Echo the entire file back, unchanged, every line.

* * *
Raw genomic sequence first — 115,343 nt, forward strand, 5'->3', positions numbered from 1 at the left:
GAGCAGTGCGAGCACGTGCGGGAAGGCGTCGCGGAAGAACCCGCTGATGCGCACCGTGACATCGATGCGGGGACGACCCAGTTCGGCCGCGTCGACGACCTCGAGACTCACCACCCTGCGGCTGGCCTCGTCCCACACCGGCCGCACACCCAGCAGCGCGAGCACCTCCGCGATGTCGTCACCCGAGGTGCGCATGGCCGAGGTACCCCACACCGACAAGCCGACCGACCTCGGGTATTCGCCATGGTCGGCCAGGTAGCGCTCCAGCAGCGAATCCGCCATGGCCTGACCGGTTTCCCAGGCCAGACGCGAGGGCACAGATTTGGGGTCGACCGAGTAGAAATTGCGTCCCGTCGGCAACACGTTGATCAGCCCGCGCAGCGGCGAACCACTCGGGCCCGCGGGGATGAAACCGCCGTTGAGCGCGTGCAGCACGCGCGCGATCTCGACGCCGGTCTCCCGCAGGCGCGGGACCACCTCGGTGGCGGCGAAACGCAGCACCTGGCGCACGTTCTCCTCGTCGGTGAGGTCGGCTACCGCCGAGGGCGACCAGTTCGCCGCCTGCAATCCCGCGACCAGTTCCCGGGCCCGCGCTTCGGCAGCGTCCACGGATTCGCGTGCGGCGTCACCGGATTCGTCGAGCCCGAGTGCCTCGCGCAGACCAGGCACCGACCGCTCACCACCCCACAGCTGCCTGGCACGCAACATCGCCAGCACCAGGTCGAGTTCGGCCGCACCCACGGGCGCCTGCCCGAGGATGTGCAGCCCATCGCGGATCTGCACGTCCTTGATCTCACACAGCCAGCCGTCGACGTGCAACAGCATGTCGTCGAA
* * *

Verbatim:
Raw genomic sequence first — 115,343 nt, forward strand, 5'->3', positions numbered from 1 at the left:
GAGCAGTGCGAGCACGTGCGGGAAGGCGTCGCGGAAGAACCCGCTGATGCGCACCGTGACATCGATGCGGGGACGACCCAGTTCGGCCGCGTCGACGACCTCGAGACTCACCACCCTGCGGCTGGCCTCGTCCCACACCGGCCGCACACCCAGCAGCGCGAGCACCTCCGCGATGTCGTCACCCGAGGTGCGCATGGCCGAGGTACCCCACACCGACAAGCCGACCGACCTCGGGTATTCGCCATGGTCGGCCAGGTAGCGCTCCAGCAGCGAATCCGCCATGGCCTGACCGGTTTCCCAGGCCAGACGCGAGGGCACAGATTTGGGGTCGACCGAGTAGAAATTGCGTCCCGTCGGCAACACGTTGATCAGCCCGCGCAGCGGCGAACCACTCGGGCCCGCGGGGATGAAACCGCCGTTGAGCGCGTGCAGCACGCGCGCGATCTCGACGCCGGTCTCCCGCAGGCGCGGGACCACCTCGGTGGCGGCGAAACGCAGCACCTGGCGCACGTTCTCCTCGTCGGTGAGGTCGGCTACCGCCGAGGGCGACCAGTTCGCCGCCTGCAATCCCGCGACCAGTTCCCGGGCCCGCGCTTCGGCAGCGTCCACGGATTCGCGTGCGGCGTCACCGGATTCGTCGAGCCCGAGTGCCTCGCGCAGACCAGGCACCGACCGCTCACCACCCCACAGCTGCCTGGCACGCAACATCGCCAGCACCAGGTCGAGTTCGGCCGCACCCACGGGCGCCTGCCCGAGGATGTGCAGCCCATCGCGGATCTGCACGTCCTTGATCTCACACAGCCAGCCGTCGACGTGCAACAGCATGTCGTCGAA